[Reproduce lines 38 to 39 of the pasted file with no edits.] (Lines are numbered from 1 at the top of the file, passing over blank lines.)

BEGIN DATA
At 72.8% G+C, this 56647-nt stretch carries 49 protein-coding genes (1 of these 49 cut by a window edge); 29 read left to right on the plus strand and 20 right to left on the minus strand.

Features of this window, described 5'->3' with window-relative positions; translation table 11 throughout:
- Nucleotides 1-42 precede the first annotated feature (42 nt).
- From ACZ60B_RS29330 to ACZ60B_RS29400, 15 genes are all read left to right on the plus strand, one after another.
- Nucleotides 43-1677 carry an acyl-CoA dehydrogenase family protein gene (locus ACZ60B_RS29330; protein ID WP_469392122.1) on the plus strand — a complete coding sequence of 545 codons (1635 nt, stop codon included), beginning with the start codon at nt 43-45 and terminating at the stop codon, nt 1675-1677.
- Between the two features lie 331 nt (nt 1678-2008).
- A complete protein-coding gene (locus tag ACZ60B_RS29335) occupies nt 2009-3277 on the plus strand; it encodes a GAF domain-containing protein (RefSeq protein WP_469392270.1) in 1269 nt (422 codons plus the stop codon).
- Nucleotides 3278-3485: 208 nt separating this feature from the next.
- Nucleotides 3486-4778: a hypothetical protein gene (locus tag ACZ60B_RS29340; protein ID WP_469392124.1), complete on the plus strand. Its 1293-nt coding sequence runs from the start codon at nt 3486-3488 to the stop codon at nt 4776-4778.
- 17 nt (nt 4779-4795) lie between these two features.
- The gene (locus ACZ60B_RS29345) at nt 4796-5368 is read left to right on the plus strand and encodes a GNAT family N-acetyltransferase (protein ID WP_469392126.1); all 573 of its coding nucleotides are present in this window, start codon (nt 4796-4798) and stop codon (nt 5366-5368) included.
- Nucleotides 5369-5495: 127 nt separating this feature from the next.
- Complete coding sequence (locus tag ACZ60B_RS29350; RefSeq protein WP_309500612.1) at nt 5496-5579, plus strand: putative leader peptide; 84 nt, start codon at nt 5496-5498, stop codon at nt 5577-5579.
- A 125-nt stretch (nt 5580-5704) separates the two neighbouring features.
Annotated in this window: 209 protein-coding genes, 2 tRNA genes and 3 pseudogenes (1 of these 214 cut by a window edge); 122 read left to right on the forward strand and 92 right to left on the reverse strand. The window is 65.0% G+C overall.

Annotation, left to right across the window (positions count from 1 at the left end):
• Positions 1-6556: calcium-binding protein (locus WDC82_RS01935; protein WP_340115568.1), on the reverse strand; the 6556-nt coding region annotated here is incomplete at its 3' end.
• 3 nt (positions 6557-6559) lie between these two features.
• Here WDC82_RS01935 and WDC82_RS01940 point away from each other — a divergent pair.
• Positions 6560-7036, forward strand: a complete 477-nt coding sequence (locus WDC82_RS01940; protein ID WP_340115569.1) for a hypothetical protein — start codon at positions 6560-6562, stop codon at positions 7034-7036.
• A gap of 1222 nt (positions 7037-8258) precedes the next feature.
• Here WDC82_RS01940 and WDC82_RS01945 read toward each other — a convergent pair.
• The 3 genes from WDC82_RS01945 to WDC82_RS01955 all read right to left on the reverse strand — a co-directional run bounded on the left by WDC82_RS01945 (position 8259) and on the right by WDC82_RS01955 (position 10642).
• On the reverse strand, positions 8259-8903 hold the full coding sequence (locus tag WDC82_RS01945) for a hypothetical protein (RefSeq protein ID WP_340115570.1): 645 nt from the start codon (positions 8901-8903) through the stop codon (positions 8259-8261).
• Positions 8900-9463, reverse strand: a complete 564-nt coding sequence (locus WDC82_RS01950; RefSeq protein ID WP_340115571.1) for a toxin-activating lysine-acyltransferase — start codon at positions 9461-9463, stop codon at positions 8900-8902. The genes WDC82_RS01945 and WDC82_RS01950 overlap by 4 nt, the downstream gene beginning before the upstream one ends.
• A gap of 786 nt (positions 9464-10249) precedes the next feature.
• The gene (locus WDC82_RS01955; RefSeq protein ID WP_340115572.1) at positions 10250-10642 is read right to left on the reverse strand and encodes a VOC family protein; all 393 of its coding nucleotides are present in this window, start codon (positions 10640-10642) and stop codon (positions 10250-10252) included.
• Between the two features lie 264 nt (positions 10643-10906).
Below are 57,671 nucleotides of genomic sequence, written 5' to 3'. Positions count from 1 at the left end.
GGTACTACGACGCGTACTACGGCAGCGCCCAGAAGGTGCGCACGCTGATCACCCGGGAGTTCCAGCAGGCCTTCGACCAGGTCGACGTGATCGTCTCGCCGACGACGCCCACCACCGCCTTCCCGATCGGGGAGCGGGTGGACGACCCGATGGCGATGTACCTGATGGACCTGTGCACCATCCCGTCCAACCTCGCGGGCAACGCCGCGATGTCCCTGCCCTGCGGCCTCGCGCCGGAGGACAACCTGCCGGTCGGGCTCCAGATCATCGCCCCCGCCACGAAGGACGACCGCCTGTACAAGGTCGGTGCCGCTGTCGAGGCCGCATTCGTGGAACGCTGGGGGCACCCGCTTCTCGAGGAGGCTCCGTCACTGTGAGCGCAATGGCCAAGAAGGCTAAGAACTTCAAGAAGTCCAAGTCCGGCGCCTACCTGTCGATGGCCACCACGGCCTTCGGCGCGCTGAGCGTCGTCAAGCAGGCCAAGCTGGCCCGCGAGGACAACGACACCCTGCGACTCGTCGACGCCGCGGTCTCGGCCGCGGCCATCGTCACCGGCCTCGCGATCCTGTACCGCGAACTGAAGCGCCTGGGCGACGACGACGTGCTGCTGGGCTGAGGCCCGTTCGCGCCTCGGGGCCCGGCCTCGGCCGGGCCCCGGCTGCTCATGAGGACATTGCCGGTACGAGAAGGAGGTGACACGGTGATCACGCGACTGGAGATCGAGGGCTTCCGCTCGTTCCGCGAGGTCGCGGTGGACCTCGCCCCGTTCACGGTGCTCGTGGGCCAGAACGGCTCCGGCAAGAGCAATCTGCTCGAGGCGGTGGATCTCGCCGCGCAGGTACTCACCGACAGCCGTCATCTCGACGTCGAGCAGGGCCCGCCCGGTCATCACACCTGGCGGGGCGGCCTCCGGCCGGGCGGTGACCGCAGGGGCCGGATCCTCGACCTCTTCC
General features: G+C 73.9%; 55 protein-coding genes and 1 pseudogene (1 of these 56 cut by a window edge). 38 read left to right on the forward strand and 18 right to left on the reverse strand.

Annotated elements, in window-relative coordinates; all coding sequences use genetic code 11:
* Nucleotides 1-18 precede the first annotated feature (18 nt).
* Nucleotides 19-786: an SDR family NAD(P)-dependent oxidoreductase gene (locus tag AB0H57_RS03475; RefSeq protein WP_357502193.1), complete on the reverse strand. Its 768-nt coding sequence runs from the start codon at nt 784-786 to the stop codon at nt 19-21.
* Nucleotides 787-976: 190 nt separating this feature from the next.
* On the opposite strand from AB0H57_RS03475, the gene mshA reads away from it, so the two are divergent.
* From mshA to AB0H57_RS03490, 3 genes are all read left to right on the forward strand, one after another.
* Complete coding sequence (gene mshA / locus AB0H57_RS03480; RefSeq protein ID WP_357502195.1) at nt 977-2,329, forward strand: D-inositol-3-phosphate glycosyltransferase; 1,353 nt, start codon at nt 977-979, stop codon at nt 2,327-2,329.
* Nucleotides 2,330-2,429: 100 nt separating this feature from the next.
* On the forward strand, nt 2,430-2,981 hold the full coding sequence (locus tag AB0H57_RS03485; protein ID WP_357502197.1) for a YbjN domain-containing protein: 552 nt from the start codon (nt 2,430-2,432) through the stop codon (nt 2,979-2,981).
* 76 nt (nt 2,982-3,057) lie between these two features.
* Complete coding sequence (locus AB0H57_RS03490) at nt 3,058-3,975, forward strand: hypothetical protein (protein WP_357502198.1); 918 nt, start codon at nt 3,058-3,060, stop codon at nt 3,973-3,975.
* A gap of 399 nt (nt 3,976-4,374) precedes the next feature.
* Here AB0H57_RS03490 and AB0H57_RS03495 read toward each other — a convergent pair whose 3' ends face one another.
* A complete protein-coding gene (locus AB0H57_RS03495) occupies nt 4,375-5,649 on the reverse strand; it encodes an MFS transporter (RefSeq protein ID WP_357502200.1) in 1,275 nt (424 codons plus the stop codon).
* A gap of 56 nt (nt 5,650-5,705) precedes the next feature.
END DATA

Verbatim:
* Complete coding sequence (gene mshA / locus AB0H57_RS03480; RefSeq protein ID WP_357502195.1) at nt 977-2,329, forward strand: D-inositol-3-phosphate glycosyltransferase; 1,353 nt, start codon at nt 977-979, stop codon at nt 2,327-2,329.
* Nucleotides 2,330-2,429: 100 nt separating this feature from the next.